W3C home > Mailing lists > Public > whatwg@whatwg.org > December 2005

[whatwg] Menus, fallback, and backwards compatibility: ideas wanted

From: Sander Tekelenburg <tekelenb@euronet.nl>
Date: Thu, 15 Dec 2005 23:40:57 +0100
Message-ID: <p06230977bfc7a1766cee@[]>
At 02:21 +0000 UTC, on 2005/12/15, Ian Hickson wrote:

> On Wed, 14 Dec 2005, Sander Tekelenburg wrote:
>> Personally I wouldn't mind upgrading LINK to something that user-agents
>> must support :)
> The spec can require whatever it likes, that won't in any way make
> browsers support things. :-)

Very true.


> One of the key concepts Tantek often pushes in the microformats forums is
> the idea that metadata should be visible. <link> violates this concept in
> most UAs today.

I can't follow that. (Btw, meta data doesn't have to be "visible", it has to
be *accessible*.) You seem to mean to say that there is something wrong with
LINK itself, while I think the problem is with implementations in
user-agents. The only reason LINK is not accessible in IE and Safari is that
those browsers don't make it accessible. If a user-agent does't make the
contents of HREF attributes accessible then they're not accessible. Same

It seems to me that the user-agents "violate" the concept, not LINK itself.

> I think that's why it hasn't really taken off.

I think it hasn't taken off because of stupid browser wars, which pushed
(pushes?) browser developers towards concentrating on quick and easy gimmicks
to lure users. LINK support will only lure users en masse when Web publishers
support it, which they don't do because as long as they have to still repeat
the same content in-body, there is little incentive.


> I think the fact that <a> supports rel="" gives us a way to drop <link>
> altogether, actually.

I assume you're only referring to these "navigation" relationships - not to
LINKs to Style Sheets, or to alternate content: <LINK
href="http://matthias.gutfeldt.ch/translation/LINK/" rel="alternate"
hreflang="de" lang="de" title="Deutsch: Das Link Element.">


> I think you're trying to solve a problem that doesn't exist.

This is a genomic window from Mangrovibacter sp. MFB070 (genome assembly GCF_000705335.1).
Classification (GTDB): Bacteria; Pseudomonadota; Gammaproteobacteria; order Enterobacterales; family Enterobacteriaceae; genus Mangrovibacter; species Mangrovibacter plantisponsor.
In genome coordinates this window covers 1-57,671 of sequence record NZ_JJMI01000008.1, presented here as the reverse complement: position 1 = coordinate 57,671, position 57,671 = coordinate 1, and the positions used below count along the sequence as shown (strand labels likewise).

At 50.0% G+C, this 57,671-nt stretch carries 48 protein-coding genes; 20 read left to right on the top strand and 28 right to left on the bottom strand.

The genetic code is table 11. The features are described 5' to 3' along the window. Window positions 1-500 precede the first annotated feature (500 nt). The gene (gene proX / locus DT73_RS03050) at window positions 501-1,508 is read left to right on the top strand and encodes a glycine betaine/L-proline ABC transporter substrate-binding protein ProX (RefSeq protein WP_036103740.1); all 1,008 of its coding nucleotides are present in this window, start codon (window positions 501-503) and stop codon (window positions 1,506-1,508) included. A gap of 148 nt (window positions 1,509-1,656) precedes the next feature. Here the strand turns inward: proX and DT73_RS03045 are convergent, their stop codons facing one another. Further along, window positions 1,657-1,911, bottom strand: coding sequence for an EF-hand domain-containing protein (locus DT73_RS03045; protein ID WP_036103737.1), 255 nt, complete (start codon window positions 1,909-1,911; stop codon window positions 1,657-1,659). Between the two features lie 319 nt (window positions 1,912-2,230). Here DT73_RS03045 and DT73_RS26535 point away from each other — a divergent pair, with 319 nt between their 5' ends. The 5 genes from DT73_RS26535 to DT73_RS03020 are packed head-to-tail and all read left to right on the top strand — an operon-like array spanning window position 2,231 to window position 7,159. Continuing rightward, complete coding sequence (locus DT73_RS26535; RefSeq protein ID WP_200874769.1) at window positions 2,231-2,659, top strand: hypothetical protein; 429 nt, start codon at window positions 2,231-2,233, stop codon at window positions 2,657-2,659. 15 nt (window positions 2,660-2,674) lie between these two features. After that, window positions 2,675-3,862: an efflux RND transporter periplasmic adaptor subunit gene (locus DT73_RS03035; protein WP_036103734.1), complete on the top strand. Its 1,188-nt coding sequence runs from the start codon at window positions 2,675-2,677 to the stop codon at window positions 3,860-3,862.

What doesn't exist about the problem I describe at
<http://www.euronet.nl/~tekelenb/WWW/LINK/>? It is quite real. It could have
been solved by LINK, but given that user-agents concentrated on other things,
by now it requires a solution that involves not having to repeat the same
navigational content.

> Authors like
> having the links in their content area. We're not going to convince them
> to remove them. IMHO.

Right. (Not until user-agents make LINK accessible anyway). So defining a
mechanism that allows such markup and at the same time allows user-agents to
present it as meta data seems to be a route that could work. For the moment I
think I like your proposed HTML/CSS of:

<nav style="display:meta">
	<menu type="commands" label="Navigation">
		<a rel="home" href="index.html">Home</a>
		<a rel="contents" href="toc.html">TOC</a>
		<a rel="help" href="help.html">Help</a>
		<a rel="search" href="search.html">Search</a>
		<a rel="address" href="address">Contact</a>
		<a rel="section" href="support.html">Support</a>
		<a rel="section" href="downloads.html">Downloads</a>
		<a rel="section" href="drivers.html">Drivers</a>
		<a rel="section" href="updates.html">Updates</a>
		<a rel="section" href="forms.html">Forms</a>
		<a rel="section" href="archive.html">Archive</a>
		<a rel="section" href="feedback.html">Feedback</a>

(Btw, a label="Navigation" probably isn't needed if this is already embedded
in <nav>.)

It would probably require either deprecating LINK (an idea I'm not fond of)
or specifying that when the document also contains <link rel="home" blah> it
should recognise that as repetition and should  therefore render this content
only once. (Which might not be ideal either, as it might slow down parsing.)

Sander Tekelenburg, <http://www.euronet.nl/~tekelenb/>
Received on Thursday, 15 December 2005 14:40:57 UTC

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